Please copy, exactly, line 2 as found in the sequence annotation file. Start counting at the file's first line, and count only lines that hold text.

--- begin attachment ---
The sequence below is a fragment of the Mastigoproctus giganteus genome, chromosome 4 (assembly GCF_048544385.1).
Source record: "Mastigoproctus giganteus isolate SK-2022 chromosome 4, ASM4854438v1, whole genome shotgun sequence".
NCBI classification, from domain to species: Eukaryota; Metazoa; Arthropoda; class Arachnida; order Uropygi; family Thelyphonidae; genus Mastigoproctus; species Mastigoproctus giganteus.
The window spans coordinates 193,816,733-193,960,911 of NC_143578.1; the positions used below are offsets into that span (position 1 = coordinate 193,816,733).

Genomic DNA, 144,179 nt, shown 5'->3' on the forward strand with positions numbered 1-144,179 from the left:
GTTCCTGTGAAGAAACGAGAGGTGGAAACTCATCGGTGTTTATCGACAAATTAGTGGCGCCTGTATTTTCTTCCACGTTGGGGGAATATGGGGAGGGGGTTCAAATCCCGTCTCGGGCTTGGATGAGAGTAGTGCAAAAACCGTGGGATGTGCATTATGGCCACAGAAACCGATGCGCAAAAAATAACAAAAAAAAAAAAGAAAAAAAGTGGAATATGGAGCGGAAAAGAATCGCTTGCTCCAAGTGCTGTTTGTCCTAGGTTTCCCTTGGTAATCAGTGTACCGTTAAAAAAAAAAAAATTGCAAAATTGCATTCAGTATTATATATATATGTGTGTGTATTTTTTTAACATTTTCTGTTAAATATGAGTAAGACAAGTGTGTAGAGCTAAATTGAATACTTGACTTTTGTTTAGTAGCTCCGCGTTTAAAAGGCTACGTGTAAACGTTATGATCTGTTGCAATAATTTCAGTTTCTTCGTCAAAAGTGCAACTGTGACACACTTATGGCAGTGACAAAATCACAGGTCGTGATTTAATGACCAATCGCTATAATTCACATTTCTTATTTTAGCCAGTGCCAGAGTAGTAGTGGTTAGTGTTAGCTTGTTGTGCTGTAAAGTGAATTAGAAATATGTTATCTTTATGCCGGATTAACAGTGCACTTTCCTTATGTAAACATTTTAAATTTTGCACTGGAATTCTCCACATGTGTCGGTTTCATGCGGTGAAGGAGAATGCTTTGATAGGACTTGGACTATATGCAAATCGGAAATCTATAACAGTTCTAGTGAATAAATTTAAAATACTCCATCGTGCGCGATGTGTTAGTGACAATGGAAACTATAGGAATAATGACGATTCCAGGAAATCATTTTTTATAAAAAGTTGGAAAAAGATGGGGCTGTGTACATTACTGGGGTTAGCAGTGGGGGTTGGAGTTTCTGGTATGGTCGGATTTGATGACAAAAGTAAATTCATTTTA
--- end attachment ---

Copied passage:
Source record: "Mastigoproctus giganteus isolate SK-2022 chromosome 4, ASM4854438v1, whole genome shotgun sequence".